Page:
I was sitting outside one day recently, enjoying a cup of coffee and my mind drifted to some less than stellar moments in my life so far. Oh sure, I should be thinking positive things, counting my blessings, and making sure the glass is half full – blah, blah, blah. Of course.
There are times when life just kinda sucked.
Life didn’t stay in SuckLand for long, thank god, but shit happens to all of us from time to time.
Here’s the FIRST of my Top Three Low Moments:
It was the summer of 1996. My husband had graduated college the year before and spent time on and off looking for a new job in a new career – while working full time and dealing with a toddler at home.
We decided to make a drastic change.
He quit his job so he could focus on job searching full time and I (newly home from a lengthy banking career to be a stay-at-home mom) went searching for an underwriting job at a local bank.
I managed to land one nearby and while the men there did not welcome me nor my underwriting decisions, I plugged on and made fast friends with my (female) boss. Meanwhile, I got another call for a credit union job that I could do from home. They wanted to try something new and wanted me to find customers (that fit the requirement of the credit union, no less) AND make real estate loan applications AND underwrite them. Despite my doubts, I agreed to the job and went to work.
Mind you, this is 1996 and the so-called digital age was only a wee baby. There was no Facebook to advertise, Twitter, or blogs. All we had was boring ole email. Yawn.
I worked in the mornings trying to drum up business for the credit union and then in the afternoons I went to the bank…underwriting mainly auto loans because the guys that were also underwriters held seniority over me and my newbie/temp status (while I certainly had experience underwriting all types of loans my experience was more in real estate loans). I would come home, put on my mommy hat for a few hours, and then worked on writing resumes for a small business I started the year before to make a few bucks while staying home with my son.
Meanwhile, my husband had gone on many interviews but we hadn’t heard from any of them yet.
We managed okay but the bills were slowly piling up since my one (temp) job at the bank wasn’t paying very much and the credit union job was a commission job. We were calling the utility companies to set up payment plans and telling the auto loan folks that money would be coming soon – pinky swear.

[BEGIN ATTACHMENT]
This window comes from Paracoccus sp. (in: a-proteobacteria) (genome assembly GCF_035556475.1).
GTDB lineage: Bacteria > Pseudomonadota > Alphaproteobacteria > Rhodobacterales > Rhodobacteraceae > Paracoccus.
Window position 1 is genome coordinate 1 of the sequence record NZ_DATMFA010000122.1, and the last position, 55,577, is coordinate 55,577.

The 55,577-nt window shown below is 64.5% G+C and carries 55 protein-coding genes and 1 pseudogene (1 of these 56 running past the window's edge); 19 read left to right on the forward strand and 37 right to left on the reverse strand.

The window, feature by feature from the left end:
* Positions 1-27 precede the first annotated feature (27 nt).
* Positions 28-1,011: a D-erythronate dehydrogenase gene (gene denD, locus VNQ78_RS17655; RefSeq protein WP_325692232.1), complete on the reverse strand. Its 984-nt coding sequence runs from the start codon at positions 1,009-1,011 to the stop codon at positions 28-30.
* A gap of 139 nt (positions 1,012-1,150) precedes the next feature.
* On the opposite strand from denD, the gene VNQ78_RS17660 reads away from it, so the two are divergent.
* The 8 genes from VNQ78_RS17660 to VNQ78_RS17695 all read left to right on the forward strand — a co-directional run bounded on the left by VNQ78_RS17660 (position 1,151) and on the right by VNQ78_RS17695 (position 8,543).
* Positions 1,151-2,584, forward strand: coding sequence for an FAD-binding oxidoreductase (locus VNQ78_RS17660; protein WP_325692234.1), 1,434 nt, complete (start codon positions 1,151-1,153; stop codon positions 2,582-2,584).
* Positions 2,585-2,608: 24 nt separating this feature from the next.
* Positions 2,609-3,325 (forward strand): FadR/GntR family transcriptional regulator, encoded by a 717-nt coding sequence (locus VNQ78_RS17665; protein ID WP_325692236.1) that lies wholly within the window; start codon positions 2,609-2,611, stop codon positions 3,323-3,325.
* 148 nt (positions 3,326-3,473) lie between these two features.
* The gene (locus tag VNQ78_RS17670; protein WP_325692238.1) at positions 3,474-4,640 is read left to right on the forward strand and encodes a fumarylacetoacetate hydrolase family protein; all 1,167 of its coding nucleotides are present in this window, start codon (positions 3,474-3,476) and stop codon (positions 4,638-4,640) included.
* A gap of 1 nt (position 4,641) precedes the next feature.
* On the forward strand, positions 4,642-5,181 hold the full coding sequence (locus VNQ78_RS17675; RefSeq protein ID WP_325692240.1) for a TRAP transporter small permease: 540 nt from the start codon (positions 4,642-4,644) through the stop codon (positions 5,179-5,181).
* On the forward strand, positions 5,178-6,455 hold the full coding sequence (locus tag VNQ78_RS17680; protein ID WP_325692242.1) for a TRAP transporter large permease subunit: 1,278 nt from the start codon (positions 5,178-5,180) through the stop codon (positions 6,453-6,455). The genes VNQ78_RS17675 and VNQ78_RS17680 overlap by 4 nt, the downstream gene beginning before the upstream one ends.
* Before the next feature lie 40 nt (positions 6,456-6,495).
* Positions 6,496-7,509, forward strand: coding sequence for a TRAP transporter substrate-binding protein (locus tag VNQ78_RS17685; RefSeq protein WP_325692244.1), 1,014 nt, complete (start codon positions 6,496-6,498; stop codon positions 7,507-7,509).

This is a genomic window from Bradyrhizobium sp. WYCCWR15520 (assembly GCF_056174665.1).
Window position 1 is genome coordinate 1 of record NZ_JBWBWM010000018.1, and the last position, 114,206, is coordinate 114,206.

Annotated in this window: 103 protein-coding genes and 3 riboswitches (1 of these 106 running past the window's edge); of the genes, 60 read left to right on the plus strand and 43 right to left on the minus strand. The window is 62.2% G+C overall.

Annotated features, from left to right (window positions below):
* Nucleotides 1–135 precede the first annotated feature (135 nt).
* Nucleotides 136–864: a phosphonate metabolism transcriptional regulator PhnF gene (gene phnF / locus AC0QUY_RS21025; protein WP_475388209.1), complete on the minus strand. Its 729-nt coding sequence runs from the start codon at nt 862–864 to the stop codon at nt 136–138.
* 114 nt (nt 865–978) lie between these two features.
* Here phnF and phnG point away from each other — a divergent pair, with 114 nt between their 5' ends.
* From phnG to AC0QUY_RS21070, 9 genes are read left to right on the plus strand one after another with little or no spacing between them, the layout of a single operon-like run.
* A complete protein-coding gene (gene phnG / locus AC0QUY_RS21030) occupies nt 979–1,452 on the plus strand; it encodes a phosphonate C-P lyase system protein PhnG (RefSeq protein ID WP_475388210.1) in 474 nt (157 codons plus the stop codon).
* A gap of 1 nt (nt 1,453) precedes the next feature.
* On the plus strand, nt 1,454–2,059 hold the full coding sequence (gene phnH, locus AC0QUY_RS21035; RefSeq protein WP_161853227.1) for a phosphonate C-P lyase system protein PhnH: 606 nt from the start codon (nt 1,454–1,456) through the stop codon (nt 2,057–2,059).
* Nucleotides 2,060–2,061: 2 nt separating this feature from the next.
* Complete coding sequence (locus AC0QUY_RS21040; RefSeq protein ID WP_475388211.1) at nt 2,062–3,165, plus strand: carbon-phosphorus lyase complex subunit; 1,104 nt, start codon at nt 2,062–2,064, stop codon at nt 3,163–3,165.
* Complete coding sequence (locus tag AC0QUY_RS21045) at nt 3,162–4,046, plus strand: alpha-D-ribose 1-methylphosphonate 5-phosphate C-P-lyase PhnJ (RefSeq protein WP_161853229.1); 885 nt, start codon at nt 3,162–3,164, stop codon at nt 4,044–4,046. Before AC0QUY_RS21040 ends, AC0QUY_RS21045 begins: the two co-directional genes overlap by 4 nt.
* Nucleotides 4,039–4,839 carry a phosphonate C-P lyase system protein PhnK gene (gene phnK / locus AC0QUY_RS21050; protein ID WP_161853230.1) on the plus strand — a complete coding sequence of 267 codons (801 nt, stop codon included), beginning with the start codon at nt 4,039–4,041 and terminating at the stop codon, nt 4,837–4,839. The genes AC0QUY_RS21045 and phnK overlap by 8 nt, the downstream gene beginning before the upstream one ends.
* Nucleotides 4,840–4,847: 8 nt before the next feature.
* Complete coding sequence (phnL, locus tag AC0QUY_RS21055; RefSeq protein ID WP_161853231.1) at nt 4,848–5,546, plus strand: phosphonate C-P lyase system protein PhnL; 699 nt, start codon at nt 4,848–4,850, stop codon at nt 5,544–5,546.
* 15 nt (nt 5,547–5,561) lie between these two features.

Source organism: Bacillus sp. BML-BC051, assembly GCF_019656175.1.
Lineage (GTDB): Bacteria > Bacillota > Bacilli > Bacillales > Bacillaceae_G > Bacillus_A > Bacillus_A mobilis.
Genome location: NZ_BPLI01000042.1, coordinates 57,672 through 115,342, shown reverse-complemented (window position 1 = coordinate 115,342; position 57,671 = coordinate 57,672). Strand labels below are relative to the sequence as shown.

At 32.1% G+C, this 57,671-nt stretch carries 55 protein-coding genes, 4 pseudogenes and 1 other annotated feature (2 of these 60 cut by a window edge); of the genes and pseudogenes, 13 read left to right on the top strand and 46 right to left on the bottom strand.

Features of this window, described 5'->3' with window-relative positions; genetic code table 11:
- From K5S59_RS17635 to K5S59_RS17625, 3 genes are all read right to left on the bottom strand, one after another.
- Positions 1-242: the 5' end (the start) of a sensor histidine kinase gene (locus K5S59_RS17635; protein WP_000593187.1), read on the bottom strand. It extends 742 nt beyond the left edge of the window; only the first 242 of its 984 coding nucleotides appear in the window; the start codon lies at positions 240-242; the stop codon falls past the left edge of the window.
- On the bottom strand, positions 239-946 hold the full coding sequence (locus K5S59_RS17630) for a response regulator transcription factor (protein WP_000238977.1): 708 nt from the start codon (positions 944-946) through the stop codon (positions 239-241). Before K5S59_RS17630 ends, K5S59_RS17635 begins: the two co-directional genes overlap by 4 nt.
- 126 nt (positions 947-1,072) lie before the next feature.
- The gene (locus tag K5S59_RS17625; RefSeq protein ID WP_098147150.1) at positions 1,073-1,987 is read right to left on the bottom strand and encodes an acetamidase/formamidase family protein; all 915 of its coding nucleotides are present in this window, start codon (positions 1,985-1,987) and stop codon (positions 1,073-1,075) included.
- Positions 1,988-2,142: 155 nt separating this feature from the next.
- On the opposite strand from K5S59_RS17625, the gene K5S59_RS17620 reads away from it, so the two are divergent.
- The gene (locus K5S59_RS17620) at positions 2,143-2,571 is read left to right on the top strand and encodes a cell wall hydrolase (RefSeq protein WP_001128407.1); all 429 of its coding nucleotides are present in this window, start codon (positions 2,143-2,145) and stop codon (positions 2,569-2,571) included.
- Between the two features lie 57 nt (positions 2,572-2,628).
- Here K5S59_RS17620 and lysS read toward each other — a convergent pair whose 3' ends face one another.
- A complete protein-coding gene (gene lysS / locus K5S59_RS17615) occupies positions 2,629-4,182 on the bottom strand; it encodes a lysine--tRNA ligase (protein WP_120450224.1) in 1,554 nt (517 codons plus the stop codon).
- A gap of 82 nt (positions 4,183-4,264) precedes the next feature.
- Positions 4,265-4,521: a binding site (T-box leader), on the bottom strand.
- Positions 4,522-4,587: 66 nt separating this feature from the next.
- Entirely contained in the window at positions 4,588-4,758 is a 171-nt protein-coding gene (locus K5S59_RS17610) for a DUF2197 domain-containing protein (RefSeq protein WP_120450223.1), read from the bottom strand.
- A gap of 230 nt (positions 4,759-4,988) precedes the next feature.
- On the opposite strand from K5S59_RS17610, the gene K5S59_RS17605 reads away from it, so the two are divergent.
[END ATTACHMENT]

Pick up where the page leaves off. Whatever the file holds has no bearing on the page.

And all that with a toddler and diapers and temper tantrums.
It was stressful to say the least and friends and family looked at us and the decision we had made as if we were officially off our rocker.
Maybe we were.
We had been at this routine for almost three months.
My boss at the bank called me into her office on September 19th. She said she hated to do this to me on the day before my birthday but she said that business was just too slow to keep me on the payroll and she had to let me go.
But I understood.
Later that afternoon I had an appointment with the manager at the credit union. To date I hadn’t brought in one loan. He wanted to know why. I told him I was not given any resources whatsoever and I was trying my best.
However, it wasn’t good enough and they let me go too.
On the way home, crying, I tried to figure out what the hell we were going to do now. I had, in one day, lost both my jobs and the last bit of income and we had a mortgage, cars, student loans, and a pricey cost of living in San Diego.
Shit. Shit. Shit.
Since the following day was my 30th birthday my husband had booked the three of us at a hotel in downtown San Diego with a trip to the zoo. Crying in our bedroom I kept saying, maybe we should cancel the trip. No, he said, we need to get away and a day at the zoo isn’t going to make our situation any worse.
The next morning, my birthday, and the phone rang at an ungodly early hour (like 8:30. Okay, maybe not technically an ungodly hour especially since we had a toddler but our phone seldom rang so early in the morning).
I hear my husband on the phone talking to someone. I hear the word ‘salary’ and ‘I can start Monday!’
I feel my stomach twist and my hands begin to shake.
He was offered a job.
I don’t know if it was luck, prayer, fate – or a combination of all three – that made all that work out the way it did exactly one day after I lost both my jobs and our only source of income. But, this event will always be etched into my mind and is something the husband and I talk about often because there have been times since then that I want to feel THAT lucky again.
P.S. Five days later my husband received a call from the district manager of the company saying (oops!) that his direct manager wanted to interview him. My husband was pissed but reluctantly went in to meet with his boss (who had been out on vacation when he interviewed the first time with the district manager). Needless to say, the Luck Gods were still in our favor and the two hit it off. He worked at that company for a couple of years before the same boss left for another company. Within months he brought my husband over to this new company with a better position, more money, and learning new things. Every summer we met with his boss and his family for an afternoon at Mission Bay. We no longer live in San Diego but we still keep in touch with his first boss via Christmas cards.
Stay tuned for Low Moment Number Two…